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  • Writer's pictureKate Stark

Tasman Sea Salt

FROM THE SEA: Tasman Sea Salt founders Chris Manson and Alice Laing harvest sea salt using traditional methods alongside innovative new clean energy technologies. IMAGE: Supplied


A soft, scraping noise fills the factory as Tasman Sea Salt co-founder Alice Laing moves a rake over the coarse crystals filling the salt pans; the movement fills the air with a briny scent. The sustainably harvested salt is at the end stages of a traditional evaporation process used by Alice and partner Chris Manson to produce 100 per cent natural, unrefined sea salt flakes from the pristine waters of Great Oyster Bay. Leasing a small parcel of land from Little Swanport farmer Bruce Dunbabin, the couple proudly incorporate innovative clean energy technologies to harvest the fundamental seasoning. "The seas around Tasmania are some of the cleanest in the world, so all we do to produce our pure white sea salt flakes is evaporate off fresh water," Alice said. "Protecting this pristine environment that our salt comes from was very important to us, so we designed a salt harvesting process that uses clean energy sources throughout."

New beginning

Making the move from London to the East Coast in 2013, Alice and Chris say they arrived with nowhere to live or set up the business. "It was quite a big move - but we had been inspired by the amazing natural resource that is these waters and knew that we could make a truly world class salt here. It has been a steep learning curve but an amazing journey." Within nine months of arriving, they had managed to establish their saltworks and harvest their first batch of sea salt. "We started the business with a very thorough business plan and, while we are still on track to where we hoped to be, it has taken us a bit longer than we had anticipated. "We knew we had a fantastic product - due to the amazing natural resource we have here in Tasmania - but scaling up our harvesting process to meet growing demand was probably more difficult than we expected it to be." Alice said the unique nature of the business meant the pair were often tackling the unknown. "There is no one else in the world doing anything similar - so when things go wrong there isn't really anyone you can call on for advice. You just need to work things through as best you can."

Ready to expand

Today, the pair are excited to finalise a significant expansion at the saltworks. "We were previously able to produce about 22 tonnes of salt a year but, with the expansion in place, we will be able to produce around 39t per annum, in a good year. "We are very excited to have got our current expansion in place and are proud of what we have achieved so far. However, in a La Nina year it will be significantly less than this." Alice said recent production capacity had been heavily impacted by La Nina, which will continue to develop throughout the coming summer months. "Our harvesting process is all about evaporation, so we need the really dry conditions that are usual for this part of Tasmania. All this wet weather has really affected our production. "It is very unusual to get two La Nina weather systems in a row but, unfortunately, it is likely that these extreme weather patterns will continue," she said. "However, we are lucky that salt doesn't deteriorate, so this will allow us to build up brine and salt in good years and then, when the weather conditions are not so favourable for salt making we should have plenty in store to get us through." For Alice and Chris the harvesting process involves plenty of patience and diligence, overseeing the essential stages which include evaporation, crystallisation, drying and packaging. "We created an innovative evaporation system that harnesses the naturally occurring energy sources available to us here in Tasmania, in order to evaporate fresh water from the sea water. "The system uses evaporative cooling to take advantage of the dry climate. The process is then accelerated by the transfer of naturally occurring thermal energy into the evaporator system - utilising solar hot water, from evacuated solar panels, during the day when the sun is shining, and heat from the thermal mass of the ocean during the night." Alice said the entire process is 'incredibly clean' and the only by-product is freshwater. "Once our evaporator has created a super saturated brine from the sea water, we move this to our crystallisation pans where we heat it very gently, causing salt flakes to form on the surface of the brine. "They sink down and are collected to be put into our dryer to be dried before packaging." With the success of their business evident, Alice and Chris are in talks to expand into a new agritourism venture at the beginning of next year. "We always love showing people around the saltworks as it is a really unique and interesting harvesting process - but salt is also one of the most essential of cooking ingredients. "We are looking to combine tours of the saltworks with a bit of a dive into the importance of salt as a seasoning, how it affects taste, the different ways you can use it, along with tasting pairings with our different salts and salt mixes."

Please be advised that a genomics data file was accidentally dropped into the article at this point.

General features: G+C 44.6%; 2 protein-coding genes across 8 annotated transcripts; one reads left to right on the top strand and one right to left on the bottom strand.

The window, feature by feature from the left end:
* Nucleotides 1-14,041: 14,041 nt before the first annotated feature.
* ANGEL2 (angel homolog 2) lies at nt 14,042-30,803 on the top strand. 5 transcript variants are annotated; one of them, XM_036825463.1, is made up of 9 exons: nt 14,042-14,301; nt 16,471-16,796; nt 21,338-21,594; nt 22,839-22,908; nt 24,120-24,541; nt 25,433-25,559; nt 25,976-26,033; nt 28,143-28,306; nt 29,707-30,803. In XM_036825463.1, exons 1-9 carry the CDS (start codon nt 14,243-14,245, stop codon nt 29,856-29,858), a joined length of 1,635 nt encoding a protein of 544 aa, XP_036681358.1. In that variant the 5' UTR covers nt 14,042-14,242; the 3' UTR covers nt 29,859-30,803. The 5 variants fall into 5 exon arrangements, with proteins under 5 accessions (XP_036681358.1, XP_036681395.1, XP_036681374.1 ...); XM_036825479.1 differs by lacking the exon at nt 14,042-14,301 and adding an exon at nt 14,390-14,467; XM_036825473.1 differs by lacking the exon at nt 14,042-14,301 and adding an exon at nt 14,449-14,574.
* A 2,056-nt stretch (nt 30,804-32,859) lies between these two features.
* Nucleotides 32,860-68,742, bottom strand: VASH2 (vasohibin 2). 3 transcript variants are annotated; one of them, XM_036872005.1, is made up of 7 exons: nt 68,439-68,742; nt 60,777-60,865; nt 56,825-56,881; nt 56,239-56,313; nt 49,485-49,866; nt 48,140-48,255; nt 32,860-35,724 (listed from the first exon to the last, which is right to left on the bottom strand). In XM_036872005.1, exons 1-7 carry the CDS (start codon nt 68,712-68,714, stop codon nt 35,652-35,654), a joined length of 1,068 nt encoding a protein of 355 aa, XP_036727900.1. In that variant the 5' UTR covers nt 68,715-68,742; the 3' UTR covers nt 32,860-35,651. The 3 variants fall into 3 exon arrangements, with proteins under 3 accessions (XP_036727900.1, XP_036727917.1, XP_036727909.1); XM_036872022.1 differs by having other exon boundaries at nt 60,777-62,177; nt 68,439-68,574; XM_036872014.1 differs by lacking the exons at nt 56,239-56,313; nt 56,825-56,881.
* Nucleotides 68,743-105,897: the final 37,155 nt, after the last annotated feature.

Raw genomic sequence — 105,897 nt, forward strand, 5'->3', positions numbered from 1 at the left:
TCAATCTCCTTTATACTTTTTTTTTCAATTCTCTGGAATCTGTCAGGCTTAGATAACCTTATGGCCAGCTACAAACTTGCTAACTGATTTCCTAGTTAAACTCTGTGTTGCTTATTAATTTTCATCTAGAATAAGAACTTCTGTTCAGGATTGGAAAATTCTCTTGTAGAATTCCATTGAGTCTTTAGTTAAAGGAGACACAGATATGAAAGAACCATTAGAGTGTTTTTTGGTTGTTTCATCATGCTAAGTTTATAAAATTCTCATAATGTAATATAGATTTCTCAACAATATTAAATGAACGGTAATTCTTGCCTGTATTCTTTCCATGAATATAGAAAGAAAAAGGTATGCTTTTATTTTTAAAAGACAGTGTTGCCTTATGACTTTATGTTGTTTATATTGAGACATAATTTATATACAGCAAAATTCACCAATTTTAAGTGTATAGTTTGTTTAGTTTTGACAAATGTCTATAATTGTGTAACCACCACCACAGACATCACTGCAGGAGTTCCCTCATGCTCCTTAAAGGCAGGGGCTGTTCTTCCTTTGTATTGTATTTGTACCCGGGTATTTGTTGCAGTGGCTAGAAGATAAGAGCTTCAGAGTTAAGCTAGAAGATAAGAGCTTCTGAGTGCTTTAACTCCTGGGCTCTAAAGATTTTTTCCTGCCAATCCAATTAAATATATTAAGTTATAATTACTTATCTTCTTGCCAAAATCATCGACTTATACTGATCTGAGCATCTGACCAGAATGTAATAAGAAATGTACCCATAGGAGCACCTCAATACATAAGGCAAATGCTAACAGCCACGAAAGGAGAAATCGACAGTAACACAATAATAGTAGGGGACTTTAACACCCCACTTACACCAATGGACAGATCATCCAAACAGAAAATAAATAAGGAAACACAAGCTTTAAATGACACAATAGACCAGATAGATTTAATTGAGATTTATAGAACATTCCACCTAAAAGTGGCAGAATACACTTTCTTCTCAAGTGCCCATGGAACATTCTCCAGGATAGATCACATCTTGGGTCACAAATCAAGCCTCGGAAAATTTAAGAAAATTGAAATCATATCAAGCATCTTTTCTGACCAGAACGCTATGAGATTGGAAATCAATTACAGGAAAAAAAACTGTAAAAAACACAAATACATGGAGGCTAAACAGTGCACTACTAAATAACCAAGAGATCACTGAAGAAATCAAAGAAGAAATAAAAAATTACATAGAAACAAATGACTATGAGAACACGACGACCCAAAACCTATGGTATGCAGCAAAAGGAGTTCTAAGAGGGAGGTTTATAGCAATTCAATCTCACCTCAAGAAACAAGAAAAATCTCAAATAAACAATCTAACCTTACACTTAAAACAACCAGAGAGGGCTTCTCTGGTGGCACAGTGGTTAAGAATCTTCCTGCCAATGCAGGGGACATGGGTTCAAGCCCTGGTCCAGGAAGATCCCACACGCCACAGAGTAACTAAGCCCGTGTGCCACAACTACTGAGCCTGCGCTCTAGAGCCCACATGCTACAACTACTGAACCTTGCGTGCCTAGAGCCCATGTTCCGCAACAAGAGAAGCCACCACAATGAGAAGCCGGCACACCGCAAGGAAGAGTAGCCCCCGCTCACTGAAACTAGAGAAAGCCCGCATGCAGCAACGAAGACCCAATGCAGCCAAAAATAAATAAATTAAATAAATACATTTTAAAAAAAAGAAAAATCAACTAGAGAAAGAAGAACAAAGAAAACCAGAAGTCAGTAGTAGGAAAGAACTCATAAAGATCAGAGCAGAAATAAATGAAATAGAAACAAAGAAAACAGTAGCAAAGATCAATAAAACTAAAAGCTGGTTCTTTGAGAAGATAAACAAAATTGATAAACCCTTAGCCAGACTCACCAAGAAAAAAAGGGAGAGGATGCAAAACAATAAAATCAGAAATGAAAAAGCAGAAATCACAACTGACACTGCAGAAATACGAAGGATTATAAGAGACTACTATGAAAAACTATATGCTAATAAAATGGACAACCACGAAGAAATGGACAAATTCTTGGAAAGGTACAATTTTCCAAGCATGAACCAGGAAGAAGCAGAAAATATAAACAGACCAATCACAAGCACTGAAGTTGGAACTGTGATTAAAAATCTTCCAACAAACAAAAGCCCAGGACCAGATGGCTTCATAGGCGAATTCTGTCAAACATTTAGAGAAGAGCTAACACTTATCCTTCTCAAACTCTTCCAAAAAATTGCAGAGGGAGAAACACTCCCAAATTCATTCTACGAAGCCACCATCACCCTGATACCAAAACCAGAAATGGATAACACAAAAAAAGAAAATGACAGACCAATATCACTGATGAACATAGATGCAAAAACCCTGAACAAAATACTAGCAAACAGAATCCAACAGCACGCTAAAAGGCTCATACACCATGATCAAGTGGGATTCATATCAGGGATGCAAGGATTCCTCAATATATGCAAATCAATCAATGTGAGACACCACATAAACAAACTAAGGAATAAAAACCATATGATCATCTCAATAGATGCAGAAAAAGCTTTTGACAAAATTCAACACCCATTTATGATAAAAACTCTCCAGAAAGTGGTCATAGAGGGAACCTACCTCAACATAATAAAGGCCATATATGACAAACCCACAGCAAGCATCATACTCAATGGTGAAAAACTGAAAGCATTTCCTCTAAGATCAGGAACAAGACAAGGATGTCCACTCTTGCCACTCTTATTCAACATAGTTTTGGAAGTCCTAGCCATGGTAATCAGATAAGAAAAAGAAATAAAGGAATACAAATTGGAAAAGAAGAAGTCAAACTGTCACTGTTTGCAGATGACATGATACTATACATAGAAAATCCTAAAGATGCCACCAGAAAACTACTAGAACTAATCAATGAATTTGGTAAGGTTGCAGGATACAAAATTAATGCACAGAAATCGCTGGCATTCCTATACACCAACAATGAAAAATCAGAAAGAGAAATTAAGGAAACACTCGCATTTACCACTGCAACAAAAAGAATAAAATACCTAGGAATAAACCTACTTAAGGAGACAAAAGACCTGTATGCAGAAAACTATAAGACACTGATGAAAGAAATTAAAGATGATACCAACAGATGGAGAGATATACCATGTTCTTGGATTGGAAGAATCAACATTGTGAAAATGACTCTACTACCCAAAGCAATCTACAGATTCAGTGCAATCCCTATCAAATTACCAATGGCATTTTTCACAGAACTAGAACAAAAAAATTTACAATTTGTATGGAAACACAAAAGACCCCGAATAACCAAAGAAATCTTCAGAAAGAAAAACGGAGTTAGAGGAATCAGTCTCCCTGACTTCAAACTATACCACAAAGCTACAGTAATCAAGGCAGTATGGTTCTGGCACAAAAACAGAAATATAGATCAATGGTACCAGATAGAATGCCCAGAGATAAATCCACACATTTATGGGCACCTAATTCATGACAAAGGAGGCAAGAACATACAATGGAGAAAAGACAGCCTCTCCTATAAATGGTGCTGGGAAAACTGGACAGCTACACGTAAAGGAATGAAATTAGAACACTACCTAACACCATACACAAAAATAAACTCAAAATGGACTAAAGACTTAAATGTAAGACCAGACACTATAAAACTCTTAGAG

*First published November 2021 for Tasmanian Farmer Newspaper - owned by Australian Community Media.

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